What is a trend, and other questions answered by Sébastien Van Laere, Co-founder of Superframe, an agency using insight and foresight to develop brand-, innovation- and business strategy for some of the biggest global brands.
Have you ever wondered where great ideas come from? If your company has ever stalled for the lack of innovation, then you’ve probably thought about it from time to time. Innovative ideas can come from nothing, or from a long process of brainstorming and debate, but it always seems like some industries are consistently coming out with the best new products and processes, while others lag far behind. This isn’t your imagination; some industries are moving much more quickly than others. But which industries are the most innovative, and what sets them apart?
We increasingly see the world and much of its innovation through the lens of cities not countries, but there is little clarity around where the true innovation hotspots of today, let alone tomorrow, are to be found. While there is general agreement around which are the most innovative countries, the lack of consensus around the criteria used to identify an innovative city has produced multiple views and varied answers. If we want to understand more about the approaches that are the most effective in leading locations, we must decide on the best way to assess which cities are the most innovative.
Sustainability is one of the key emerging trends in recent years. But much like innovation, it is a maturing discipline with few established business practices and lots of evolving methodologies. Sustainability champions at organizations often face the same challenges that innovation champions do: lack of senior level buy-in, lack of process, lack of resources. The benefits of successful sustainability and successful innovation are similar, as well: a competitive advantage, improved profit margins, and better brand sentiment from employees and customers.
Recent advances in technology put Internet-of-things (IoT)-innovation on top of the management agenda across industries. It is predicted to increase economic value by $11.1 trillion in 2025 (McKinsey 2015). The Service Science Factory and Noventum collaborated on this article to present a state-of-the art view on the Internet of Things and how to implement this vision within organizations.
Organizational innovation requires discipline. And like any other discipline, it requires monitoring and training to make sure that you’re on the cutting edge of your capabilities. But what skills should you focus on building and how can you track your progress?
Business Intelligence software is an essential tool for analyzing your company's strengths and weaknesses. From inventory management, to accounting, to customer intelligence and beyond, there are many ways you can use BI software to inform your decision-making, increase operational efficiency, and gain a competitive edge.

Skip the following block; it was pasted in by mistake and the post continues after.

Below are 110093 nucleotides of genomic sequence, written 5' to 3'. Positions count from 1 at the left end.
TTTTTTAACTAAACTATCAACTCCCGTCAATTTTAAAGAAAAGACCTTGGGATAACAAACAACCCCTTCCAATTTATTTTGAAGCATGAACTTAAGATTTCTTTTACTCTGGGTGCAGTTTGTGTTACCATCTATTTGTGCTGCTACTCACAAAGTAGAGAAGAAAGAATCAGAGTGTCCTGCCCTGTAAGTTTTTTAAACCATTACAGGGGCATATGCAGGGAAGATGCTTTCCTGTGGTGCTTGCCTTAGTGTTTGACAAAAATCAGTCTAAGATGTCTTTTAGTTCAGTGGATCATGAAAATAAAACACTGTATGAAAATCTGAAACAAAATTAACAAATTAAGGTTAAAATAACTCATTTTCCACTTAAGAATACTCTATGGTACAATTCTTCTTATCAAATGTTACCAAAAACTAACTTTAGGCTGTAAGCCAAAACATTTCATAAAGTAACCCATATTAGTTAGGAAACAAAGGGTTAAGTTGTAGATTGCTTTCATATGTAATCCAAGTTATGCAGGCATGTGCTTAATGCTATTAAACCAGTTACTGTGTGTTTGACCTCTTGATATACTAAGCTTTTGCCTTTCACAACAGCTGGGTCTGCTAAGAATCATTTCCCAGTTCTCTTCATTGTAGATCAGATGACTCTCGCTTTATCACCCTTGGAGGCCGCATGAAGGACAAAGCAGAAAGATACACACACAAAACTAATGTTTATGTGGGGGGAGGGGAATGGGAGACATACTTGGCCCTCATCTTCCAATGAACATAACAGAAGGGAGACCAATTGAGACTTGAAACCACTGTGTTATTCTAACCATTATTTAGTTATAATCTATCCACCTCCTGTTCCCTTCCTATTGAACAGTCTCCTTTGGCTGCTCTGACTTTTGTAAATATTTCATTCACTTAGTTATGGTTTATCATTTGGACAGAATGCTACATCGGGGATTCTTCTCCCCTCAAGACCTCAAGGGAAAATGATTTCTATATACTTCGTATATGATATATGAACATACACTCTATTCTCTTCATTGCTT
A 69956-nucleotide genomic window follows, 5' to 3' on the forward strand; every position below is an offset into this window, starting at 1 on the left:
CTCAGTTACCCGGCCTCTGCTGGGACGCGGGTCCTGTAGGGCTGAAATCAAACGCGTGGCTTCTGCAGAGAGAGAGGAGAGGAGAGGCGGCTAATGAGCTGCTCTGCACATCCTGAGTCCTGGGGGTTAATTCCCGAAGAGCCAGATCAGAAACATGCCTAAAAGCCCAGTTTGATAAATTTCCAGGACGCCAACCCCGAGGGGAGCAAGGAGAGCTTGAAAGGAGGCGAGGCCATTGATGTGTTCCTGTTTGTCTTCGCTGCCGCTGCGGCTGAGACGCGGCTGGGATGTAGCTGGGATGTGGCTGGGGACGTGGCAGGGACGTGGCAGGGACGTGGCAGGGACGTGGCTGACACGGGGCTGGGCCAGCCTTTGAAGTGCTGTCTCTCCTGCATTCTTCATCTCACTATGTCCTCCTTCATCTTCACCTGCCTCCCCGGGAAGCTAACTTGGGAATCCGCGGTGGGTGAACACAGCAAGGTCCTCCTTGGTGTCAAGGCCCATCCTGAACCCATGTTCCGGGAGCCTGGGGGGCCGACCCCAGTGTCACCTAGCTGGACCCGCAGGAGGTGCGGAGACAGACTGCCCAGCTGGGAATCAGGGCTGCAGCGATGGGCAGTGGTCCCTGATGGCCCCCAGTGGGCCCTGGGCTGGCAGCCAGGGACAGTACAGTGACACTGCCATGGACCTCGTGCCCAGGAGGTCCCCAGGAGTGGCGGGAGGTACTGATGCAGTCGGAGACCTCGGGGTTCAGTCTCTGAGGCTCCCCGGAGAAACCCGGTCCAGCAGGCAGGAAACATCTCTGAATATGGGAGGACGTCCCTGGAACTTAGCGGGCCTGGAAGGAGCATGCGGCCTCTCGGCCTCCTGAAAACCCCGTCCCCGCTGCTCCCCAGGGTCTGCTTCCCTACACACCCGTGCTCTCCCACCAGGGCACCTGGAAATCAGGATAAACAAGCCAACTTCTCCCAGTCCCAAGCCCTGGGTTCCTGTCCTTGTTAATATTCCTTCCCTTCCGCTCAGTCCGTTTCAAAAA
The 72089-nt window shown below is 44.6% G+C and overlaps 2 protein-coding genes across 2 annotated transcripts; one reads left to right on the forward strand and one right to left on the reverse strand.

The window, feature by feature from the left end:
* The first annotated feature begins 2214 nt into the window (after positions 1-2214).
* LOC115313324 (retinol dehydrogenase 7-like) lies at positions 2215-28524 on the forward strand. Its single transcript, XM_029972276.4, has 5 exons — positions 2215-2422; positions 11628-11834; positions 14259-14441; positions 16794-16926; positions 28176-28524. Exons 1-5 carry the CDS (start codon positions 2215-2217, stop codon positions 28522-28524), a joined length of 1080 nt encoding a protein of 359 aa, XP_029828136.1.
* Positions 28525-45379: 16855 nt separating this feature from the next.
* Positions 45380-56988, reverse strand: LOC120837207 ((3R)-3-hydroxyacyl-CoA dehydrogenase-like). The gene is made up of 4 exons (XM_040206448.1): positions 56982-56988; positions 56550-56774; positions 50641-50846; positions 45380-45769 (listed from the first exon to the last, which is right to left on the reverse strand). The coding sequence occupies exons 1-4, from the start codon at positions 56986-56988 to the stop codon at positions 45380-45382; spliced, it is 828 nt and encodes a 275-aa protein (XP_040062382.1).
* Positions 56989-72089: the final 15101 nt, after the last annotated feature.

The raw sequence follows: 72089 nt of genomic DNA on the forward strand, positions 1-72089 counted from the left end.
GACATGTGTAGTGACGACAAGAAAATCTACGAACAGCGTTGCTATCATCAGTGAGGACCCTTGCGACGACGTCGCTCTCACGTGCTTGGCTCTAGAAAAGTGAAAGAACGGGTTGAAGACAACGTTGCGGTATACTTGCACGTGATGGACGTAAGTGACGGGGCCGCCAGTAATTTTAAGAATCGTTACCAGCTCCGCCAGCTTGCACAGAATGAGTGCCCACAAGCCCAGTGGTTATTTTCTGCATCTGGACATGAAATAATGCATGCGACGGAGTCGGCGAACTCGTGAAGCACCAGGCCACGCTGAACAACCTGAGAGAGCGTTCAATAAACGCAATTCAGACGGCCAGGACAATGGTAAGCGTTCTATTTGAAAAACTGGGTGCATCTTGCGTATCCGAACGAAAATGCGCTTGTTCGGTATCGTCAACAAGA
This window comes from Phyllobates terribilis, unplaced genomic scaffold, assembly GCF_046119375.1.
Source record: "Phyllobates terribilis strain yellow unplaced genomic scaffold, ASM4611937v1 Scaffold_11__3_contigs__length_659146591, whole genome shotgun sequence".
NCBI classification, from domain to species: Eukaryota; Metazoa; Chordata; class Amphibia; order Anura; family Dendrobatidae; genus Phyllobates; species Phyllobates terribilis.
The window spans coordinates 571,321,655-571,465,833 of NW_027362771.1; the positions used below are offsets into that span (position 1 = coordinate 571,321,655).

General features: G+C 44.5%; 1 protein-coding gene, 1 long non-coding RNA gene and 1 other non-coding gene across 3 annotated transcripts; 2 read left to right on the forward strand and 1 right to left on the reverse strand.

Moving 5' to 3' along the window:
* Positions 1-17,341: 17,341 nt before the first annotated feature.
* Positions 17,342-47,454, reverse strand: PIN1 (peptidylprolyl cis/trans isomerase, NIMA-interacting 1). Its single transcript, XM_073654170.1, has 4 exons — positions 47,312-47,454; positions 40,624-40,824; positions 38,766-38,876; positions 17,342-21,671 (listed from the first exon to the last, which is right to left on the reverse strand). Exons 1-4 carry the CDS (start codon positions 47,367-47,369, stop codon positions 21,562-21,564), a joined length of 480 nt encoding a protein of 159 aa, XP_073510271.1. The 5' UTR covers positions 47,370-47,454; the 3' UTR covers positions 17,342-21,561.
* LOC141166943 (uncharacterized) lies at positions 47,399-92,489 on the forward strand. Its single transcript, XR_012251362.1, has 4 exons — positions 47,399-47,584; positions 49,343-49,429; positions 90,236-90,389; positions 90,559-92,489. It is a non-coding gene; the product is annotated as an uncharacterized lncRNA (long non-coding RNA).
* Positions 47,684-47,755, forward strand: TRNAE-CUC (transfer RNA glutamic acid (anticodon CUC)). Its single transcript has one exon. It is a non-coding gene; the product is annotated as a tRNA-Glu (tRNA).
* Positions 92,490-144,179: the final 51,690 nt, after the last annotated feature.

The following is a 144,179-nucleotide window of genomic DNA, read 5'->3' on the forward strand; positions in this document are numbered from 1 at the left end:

Cross industry learning, the transfer of technologies across industry boundaries, can revolutionize technology landscapes. We will illustrate the advantages of cross industry learning with a case study.
The revolution in self-driving vehicles has advanced faster than insurance companies can react to it. These cars introduce unique factors that must be integrated into the models that are used to set insurance premiums. At this time, coverage for self-driving cars is set using the same formulas as for traditional cars. Not long ago, there was a fatality involving the Tesla Model S. This occurred while the vehicle's Autopilot mode was active. The case brought new attention to the risks of using self-driving cars on the road, and insurance companies noticed.
The IoT (or "Internet Of Things") is becoming a more popular topic of conversation these days. Many have already realized this with regard to individual use (say, through fitness trackers) or "smart homes." But the IoT can also have a huge effect on the workplace - here's how.
In early September 85 smart people gathered for two days at the Pfizer conference center in New York City to talk about their practical experience in identifying, engaging, driving value from and (at times) failing with the most innovative employees in their respective businesses. The 2016 Corporate Intrapreneur Summit was 100% on point in targeting key areas of interest around how intrapreneurs in a corporate setting.
Design Thinking Leaders discover innovative ideas by working through challenging, and often chaotic, situations where disruptive opportunities are typically hidden. These creativity-minded professionals embrace the consumer’s perspective and balance that with the brand’s needs and aspirations. The result? Simple, yet radical solutions that seem so obvious in hindsight.
In 1946, Soviet inventor and science fiction writer Genrich Altshuller developed a methodology called TRIZ. It became known as "the theory of inventive problem-solving" and was based on a simple premise: across different disciplines and applications, the same challenges occur again and again. Unfortunately, people keep solving nearly identical problems from scratch. The main lesson from TRIZ is this: if you understand how your innovation challenge is similar to someone else’s, you can reapply solutions that already exist, instead of reinventing the wheel time and again.
The financial landscape is changing and the crowd is uniquely suited to help banks and other financial institutions solve some of the challenges they face. In this article, we look at five tech trends and how they’re changing how financial institutions interact with their customers.
Innovation that Matters examines and ranks 25 cities’ readiness to capitalize on the inevitable shift to a digital economy. It carves out critical trends every U.S. city leader can learn from and offers recommendations local leaders can adopt to strengthen their region’s digital competitiveness.